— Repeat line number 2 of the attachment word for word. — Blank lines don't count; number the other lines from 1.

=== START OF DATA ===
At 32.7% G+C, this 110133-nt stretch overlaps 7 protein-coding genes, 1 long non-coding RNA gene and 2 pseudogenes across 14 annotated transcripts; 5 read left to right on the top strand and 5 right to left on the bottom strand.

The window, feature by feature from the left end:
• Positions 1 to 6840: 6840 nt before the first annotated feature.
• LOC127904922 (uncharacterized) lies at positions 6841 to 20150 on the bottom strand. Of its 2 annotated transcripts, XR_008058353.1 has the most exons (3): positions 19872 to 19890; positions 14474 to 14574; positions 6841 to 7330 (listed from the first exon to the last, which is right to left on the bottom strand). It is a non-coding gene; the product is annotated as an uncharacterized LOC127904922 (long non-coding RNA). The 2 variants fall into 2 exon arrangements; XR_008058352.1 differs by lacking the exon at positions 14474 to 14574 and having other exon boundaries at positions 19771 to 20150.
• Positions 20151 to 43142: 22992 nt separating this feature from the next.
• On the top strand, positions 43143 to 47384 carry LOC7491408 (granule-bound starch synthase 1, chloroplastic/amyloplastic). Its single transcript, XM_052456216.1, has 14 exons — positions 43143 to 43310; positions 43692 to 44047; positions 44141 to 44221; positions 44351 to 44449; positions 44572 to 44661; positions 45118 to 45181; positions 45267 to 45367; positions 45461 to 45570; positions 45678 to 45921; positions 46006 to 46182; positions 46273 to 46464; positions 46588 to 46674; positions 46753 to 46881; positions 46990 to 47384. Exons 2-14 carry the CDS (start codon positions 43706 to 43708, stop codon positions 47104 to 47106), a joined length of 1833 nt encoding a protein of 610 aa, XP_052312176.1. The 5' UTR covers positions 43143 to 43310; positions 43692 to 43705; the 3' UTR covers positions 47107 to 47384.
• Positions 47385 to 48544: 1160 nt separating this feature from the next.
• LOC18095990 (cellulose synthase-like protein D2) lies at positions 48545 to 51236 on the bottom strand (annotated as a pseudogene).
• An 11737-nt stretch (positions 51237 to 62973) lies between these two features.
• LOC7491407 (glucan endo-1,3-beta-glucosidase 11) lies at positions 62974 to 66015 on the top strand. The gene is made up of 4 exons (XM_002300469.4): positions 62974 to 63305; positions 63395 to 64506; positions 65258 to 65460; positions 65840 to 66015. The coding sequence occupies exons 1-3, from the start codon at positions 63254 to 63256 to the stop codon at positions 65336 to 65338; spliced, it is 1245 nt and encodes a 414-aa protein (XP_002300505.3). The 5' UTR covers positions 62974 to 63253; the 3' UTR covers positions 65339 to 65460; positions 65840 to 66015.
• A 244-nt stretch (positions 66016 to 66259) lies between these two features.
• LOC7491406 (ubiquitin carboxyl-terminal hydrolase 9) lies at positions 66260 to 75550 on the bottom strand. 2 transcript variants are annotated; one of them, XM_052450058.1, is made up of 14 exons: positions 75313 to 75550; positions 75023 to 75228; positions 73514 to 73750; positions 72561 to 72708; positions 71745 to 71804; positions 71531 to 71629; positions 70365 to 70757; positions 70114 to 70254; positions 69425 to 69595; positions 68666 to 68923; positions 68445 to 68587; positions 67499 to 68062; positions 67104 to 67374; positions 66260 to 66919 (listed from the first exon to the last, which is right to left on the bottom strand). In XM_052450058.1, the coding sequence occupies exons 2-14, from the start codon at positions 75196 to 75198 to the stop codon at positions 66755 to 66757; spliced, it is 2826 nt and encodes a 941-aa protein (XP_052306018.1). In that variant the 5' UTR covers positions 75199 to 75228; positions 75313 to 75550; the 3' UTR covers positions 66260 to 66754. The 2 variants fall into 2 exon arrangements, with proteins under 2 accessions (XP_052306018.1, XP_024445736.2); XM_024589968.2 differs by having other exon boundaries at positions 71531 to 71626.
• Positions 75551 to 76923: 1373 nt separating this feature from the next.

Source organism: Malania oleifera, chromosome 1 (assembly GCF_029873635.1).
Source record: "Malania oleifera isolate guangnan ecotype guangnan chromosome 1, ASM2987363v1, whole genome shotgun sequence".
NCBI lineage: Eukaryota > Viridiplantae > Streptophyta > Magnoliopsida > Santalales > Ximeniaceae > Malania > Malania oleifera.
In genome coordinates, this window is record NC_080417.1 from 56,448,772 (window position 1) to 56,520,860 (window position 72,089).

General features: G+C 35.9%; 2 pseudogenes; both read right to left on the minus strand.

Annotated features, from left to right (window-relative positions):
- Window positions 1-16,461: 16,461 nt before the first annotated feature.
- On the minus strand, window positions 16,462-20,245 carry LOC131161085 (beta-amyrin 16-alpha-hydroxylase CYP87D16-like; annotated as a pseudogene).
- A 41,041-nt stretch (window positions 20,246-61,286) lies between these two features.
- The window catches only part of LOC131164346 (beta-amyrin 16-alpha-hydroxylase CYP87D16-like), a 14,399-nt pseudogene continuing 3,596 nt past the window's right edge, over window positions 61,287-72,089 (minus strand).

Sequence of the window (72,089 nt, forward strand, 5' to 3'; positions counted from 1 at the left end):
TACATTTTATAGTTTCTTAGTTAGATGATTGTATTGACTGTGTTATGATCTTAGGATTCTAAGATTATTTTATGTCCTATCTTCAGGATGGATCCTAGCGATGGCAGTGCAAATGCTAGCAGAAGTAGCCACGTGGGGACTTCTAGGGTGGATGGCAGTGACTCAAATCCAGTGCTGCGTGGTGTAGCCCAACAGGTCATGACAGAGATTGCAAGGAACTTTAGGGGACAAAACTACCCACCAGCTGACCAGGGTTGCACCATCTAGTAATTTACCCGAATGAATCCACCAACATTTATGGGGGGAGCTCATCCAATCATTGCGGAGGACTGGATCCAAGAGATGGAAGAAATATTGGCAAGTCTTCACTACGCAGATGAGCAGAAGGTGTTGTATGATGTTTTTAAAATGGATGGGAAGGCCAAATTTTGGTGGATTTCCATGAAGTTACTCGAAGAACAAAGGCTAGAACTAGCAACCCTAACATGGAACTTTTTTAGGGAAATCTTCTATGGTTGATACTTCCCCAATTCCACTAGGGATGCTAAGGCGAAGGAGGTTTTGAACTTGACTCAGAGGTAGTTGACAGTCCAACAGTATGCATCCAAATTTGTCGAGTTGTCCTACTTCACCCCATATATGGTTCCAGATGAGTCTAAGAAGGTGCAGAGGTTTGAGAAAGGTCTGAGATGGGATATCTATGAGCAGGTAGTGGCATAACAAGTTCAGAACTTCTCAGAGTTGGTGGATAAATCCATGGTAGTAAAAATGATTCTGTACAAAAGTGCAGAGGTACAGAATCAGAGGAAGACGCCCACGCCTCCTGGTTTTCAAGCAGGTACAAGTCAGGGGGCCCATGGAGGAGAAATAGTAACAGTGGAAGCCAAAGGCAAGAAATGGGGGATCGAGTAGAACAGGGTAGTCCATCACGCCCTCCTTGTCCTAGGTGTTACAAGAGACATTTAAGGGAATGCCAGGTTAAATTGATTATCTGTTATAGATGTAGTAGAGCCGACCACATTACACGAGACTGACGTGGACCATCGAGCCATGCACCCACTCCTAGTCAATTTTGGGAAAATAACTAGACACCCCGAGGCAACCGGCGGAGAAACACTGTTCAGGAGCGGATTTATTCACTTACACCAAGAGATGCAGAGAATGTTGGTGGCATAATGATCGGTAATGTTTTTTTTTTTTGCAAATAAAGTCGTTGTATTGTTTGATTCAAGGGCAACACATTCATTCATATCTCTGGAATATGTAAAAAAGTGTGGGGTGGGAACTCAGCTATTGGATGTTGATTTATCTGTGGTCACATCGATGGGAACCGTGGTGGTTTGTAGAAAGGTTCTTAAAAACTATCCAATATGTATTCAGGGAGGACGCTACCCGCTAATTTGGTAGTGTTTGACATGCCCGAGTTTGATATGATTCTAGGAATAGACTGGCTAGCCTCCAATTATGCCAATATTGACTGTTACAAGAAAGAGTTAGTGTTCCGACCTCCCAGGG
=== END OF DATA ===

The window, feature by feature from the left end: